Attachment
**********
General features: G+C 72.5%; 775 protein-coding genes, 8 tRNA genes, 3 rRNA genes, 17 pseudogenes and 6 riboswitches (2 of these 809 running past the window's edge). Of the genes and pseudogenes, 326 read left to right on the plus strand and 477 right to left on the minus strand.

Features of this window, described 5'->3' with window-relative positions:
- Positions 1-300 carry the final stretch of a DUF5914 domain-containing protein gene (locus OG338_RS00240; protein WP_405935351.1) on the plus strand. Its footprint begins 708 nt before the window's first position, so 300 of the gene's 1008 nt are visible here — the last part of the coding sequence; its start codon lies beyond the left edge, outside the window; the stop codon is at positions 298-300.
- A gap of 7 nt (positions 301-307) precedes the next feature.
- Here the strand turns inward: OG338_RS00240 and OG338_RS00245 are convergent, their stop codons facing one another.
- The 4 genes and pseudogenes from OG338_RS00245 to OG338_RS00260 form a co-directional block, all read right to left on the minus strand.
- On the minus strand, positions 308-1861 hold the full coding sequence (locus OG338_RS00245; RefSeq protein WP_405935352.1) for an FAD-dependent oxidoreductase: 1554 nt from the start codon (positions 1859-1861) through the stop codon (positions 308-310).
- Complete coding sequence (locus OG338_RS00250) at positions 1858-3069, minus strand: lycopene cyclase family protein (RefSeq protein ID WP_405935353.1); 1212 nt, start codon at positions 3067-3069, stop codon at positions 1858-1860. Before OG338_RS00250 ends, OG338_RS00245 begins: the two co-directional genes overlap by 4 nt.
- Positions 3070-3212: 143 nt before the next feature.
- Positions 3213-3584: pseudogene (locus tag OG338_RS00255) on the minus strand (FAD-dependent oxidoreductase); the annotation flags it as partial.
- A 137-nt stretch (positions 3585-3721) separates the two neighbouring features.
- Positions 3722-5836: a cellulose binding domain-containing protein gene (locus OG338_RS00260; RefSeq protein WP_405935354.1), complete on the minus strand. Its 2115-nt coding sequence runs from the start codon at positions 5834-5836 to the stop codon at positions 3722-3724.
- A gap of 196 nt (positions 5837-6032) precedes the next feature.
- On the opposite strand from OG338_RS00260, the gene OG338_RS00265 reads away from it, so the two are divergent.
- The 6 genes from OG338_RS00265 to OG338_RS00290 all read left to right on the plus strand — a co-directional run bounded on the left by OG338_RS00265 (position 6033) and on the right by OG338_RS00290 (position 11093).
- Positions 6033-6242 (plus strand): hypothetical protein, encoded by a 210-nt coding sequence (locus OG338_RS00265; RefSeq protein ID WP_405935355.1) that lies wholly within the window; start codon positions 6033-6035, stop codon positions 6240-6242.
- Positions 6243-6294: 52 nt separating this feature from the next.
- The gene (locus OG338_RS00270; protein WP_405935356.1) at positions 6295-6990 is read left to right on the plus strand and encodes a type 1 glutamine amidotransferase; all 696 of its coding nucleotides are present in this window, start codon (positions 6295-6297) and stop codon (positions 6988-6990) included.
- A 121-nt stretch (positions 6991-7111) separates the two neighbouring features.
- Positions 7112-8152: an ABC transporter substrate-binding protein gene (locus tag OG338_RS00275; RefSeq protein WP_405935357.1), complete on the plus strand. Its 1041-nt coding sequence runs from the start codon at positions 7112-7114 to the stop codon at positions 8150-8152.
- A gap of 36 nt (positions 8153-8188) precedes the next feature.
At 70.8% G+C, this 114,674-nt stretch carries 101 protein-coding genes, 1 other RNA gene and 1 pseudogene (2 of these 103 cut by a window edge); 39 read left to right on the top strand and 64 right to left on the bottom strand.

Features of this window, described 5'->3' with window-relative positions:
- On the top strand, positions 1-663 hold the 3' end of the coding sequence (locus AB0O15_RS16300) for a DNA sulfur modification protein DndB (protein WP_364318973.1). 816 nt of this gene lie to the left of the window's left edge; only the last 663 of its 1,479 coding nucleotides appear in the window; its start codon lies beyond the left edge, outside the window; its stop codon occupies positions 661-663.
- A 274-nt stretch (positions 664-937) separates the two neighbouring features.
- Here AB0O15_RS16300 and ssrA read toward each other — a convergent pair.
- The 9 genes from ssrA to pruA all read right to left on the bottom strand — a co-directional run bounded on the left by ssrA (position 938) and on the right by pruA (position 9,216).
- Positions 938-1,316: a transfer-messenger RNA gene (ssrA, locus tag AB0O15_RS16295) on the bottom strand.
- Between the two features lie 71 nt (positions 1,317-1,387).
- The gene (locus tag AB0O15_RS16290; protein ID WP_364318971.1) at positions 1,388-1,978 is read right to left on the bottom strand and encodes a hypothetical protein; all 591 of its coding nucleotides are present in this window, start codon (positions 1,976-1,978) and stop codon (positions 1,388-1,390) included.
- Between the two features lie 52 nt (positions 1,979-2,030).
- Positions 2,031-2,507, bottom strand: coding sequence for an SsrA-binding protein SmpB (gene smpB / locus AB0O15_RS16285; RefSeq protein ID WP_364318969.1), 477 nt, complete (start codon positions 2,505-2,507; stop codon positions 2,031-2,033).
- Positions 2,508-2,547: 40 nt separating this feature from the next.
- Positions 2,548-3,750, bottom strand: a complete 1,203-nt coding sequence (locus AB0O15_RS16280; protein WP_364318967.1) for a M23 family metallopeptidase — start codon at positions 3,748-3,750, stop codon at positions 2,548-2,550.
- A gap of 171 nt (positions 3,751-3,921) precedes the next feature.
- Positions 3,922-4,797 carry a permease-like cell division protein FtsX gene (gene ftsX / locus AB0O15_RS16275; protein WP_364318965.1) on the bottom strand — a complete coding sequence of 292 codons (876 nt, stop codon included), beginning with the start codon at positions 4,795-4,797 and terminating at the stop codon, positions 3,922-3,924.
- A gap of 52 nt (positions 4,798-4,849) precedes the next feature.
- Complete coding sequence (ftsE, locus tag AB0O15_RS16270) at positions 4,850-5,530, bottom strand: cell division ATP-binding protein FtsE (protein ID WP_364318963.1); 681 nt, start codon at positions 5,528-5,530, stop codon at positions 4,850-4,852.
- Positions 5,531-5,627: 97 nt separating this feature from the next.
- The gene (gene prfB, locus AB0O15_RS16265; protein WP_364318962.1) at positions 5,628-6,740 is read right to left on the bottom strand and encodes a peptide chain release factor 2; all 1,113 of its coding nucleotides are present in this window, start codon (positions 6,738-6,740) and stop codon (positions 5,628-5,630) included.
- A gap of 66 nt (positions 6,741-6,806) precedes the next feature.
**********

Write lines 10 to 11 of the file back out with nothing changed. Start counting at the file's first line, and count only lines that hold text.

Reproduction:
- Positions 3213-3584: pseudogene (locus tag OG338_RS00255) on the minus strand (FAD-dependent oxidoreductase); the annotation flags it as partial.
- A 137-nt stretch (positions 3585-3721) separates the two neighbouring features.